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An Anarcha-Feminist Concept of Equality for Realists

Political Theory
Feminism
Realism
Political Activism
Political Ideology
Paul Raekstad
University of Amsterdam
Paul Raekstad
University of Amsterdam

Abstract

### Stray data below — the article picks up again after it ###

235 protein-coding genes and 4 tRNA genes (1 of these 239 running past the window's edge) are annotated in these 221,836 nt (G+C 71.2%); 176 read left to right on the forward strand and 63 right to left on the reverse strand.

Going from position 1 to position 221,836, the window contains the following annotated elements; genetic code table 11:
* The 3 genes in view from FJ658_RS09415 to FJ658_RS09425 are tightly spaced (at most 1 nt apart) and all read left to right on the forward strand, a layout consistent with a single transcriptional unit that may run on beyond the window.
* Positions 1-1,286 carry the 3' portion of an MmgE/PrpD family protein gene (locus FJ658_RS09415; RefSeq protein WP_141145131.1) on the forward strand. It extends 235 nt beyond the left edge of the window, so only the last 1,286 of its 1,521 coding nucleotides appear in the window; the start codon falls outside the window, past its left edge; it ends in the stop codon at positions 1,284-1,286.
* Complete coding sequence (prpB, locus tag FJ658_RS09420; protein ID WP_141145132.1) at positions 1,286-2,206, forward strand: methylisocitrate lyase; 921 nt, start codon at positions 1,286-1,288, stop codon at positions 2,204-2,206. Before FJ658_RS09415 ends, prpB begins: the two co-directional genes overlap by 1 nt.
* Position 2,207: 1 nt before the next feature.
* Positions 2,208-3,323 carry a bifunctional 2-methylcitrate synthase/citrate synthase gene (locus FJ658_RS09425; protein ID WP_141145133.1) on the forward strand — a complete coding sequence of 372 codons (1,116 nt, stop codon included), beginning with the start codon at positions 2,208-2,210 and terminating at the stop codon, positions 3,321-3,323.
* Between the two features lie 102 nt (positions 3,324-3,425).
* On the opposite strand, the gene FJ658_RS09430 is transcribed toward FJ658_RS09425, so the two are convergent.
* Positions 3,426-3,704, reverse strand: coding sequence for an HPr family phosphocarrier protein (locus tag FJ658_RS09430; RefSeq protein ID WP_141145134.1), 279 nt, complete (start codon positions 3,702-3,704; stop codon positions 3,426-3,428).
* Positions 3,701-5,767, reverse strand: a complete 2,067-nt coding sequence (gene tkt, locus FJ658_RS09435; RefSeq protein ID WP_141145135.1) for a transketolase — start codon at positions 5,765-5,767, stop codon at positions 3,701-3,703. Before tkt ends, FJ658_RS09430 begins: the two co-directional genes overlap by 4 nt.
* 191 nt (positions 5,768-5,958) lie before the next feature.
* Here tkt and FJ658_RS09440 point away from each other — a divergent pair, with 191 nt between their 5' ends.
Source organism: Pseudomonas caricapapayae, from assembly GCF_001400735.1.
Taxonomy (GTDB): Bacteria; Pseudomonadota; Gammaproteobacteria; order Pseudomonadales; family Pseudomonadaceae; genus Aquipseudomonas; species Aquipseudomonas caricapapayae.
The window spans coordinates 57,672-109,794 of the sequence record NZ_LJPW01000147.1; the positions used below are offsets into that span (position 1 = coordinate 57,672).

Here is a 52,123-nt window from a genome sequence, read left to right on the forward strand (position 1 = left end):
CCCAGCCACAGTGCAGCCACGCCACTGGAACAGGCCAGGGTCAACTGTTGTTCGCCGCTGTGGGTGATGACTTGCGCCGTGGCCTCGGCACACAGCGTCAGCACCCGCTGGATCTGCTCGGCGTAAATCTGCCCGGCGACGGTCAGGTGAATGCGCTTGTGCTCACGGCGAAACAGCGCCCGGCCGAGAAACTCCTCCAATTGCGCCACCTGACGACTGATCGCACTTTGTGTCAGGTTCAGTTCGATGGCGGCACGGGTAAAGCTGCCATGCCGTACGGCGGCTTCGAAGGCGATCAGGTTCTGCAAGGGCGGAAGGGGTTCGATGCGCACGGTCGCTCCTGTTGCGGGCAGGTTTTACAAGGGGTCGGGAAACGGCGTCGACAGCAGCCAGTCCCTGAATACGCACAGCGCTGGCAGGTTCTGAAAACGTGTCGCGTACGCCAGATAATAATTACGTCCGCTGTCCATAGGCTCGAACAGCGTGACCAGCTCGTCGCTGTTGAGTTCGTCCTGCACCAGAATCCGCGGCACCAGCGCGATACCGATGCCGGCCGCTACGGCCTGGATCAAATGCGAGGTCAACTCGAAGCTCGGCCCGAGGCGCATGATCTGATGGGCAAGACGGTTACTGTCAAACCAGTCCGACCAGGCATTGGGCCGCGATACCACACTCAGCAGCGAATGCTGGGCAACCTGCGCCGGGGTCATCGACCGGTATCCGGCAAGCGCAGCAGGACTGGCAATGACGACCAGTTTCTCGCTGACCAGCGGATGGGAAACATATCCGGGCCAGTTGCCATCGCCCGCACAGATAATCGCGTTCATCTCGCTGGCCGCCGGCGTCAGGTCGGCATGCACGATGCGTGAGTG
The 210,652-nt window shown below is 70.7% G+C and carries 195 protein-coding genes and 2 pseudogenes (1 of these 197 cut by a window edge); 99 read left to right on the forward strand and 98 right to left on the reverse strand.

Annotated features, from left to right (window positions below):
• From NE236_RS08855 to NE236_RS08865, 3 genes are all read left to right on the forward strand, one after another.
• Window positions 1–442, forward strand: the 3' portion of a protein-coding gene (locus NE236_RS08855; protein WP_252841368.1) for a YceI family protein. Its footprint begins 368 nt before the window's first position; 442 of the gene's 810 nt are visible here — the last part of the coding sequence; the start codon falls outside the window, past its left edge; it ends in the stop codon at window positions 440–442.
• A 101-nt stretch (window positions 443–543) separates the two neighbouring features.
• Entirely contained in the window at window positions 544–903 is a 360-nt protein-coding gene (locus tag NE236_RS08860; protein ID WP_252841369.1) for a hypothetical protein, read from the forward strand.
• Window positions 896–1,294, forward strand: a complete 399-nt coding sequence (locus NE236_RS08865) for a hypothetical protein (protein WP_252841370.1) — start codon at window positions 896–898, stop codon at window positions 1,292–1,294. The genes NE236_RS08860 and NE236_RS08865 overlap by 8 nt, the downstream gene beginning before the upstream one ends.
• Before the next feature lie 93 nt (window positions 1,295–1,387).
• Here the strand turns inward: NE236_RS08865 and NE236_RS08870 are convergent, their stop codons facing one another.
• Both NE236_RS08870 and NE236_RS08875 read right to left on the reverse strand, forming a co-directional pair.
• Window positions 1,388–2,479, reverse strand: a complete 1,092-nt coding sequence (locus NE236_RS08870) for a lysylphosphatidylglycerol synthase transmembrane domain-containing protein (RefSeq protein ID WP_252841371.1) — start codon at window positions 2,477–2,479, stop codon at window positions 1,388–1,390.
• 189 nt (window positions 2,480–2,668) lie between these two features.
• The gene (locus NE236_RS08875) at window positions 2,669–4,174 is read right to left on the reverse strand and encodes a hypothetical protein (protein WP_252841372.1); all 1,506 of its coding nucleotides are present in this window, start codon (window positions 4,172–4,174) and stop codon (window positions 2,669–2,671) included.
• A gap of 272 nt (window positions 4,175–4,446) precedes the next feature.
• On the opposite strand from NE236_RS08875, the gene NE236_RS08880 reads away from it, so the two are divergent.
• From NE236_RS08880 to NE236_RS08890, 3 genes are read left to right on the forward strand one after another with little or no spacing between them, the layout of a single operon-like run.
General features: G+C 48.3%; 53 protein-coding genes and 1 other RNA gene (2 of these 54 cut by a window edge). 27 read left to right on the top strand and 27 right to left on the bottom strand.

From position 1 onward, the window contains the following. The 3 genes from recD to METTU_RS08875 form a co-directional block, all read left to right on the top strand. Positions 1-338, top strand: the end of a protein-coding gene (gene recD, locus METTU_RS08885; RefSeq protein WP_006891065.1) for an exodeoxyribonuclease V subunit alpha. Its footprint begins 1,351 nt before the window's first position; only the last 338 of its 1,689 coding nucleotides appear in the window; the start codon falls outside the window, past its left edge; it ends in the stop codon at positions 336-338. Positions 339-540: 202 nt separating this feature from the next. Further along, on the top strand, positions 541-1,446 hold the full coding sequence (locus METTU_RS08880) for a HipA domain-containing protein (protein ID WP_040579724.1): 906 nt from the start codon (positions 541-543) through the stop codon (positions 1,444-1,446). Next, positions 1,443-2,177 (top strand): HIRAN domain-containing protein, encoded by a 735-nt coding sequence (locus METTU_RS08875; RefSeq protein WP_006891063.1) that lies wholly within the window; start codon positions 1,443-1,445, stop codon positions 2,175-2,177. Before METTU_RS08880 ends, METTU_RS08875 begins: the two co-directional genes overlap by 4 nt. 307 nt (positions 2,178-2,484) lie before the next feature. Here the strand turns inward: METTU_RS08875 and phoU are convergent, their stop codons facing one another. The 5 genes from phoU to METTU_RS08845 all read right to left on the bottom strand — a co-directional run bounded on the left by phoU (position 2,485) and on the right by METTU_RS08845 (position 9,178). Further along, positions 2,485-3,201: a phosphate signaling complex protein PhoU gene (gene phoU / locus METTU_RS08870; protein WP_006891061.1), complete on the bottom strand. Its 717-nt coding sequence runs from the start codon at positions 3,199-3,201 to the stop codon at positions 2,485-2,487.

Realists in political theory initially focused on criticising, and articulating an alternative to, dominant moralist or ethics-first approaches. Alongside this, realists have formulated new approaches to, inter alia, genealogy and ideology critique, theorising legitimacy, and theorising values like freedom and equality. Contemporary realists continue to develop up-to-date ways of doing realist political theory in practice, often by drawing on the lessons and insights of influential historical thinkers and working to break down the supposed separation between moral and political spheres. This article is a contribution to that project. In this article, I will draw on historical international anarcha-feminist thought to reconstruct a concept of equality as a political value, one rooted in their collective efforts to diagnose the forms of oppression they’re subjected to and their efforts to cure them. I begin by reconstructing the concept of equality they develop, which I argue is a conception of substantive or relational equality. On this view, equality is taken to be a property of the social relations, which in turn comes down to complicated questions of social power. Historical anarcha-feminists used this concept of equality to diagnose the oppressive forms of power operating in their societies and the intersecting social locations and identities they generate, going on to provide strong critiques of intertwining relations of capitalism, imperialism, militarism, patriarchy, and the state – among others. Once explained, this will reveal the intuitive connections between anarcha-feminists’ concept of equality, and their connected commitments to freedom and mutual aid, as well as how their concepts of freedom can be fruitfully extended in application today. With this in place, I go on to distinguish this concept of equality from merely formal (legal) conceptions of equality, from equality of outcome, and from important variants of equality of opportunity. More interestingly, I show how the anarcha-feminist concept of equality differs from the liberal relational concept of equality of Elizabeth Anderson and from Robert Jubb’s development of a liberal realist concept of equality. Here I argue that both these conceptions of equality share a set of features that anarcha-feminists would object to. First, they reify contemporary state formations and the broader capitalist division between different ‘spheres’ of society in ways that hinder our ability to critically assess and potentially move beyond them. Secondly, they unduly privilege the state as an institutional site of oppression and potential equality, neglecting others which often have an even greater practical role in determining our lives and lived experiences. Thirdly, they fail to critically assess the modern capitalist state as consisting of social relations that are inherently oppressive and unequal in various ways. In so doing, they express and reinforce a perspective that supports continued oppression. I finish by drawing some general insights these arguments can provide with respect to the relationship between capitalist modernity and the autonomy of the state and corresponding conceptions of politics, and what that might mean for realists working today.